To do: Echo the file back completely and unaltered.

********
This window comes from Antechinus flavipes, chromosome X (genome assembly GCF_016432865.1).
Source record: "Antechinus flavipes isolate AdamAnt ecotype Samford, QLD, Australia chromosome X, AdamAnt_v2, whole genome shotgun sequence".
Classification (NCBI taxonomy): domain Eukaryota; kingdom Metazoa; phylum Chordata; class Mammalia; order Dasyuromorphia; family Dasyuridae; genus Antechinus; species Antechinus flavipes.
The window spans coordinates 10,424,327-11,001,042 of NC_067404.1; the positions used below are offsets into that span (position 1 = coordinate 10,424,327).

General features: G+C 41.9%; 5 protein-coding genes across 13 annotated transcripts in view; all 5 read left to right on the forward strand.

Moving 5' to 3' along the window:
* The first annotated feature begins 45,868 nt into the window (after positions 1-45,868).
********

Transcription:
This window comes from Antechinus flavipes, chromosome X (genome assembly GCF_016432865.1).
Source record: "Antechinus flavipes isolate AdamAnt ecotype Samford, QLD, Australia chromosome X, AdamAnt_v2, whole genome shotgun sequence".
Classification (NCBI taxonomy): domain Eukaryota; kingdom Metazoa; phylum Chordata; class Mammalia; order Dasyuromorphia; family Dasyuridae; genus Antechinus; species Antechinus flavipes.
The window spans coordinates 10,424,327-11,001,042 of NC_067404.1; the positions used below are offsets into that span (position 1 = coordinate 10,424,327).

General features: G+C 41.9%; 5 protein-coding genes across 13 annotated transcripts in view; all 5 read left to right on the forward strand.

Moving 5' to 3' along the window:
* The first annotated feature begins 45,868 nt into the window (after positions 1-45,868).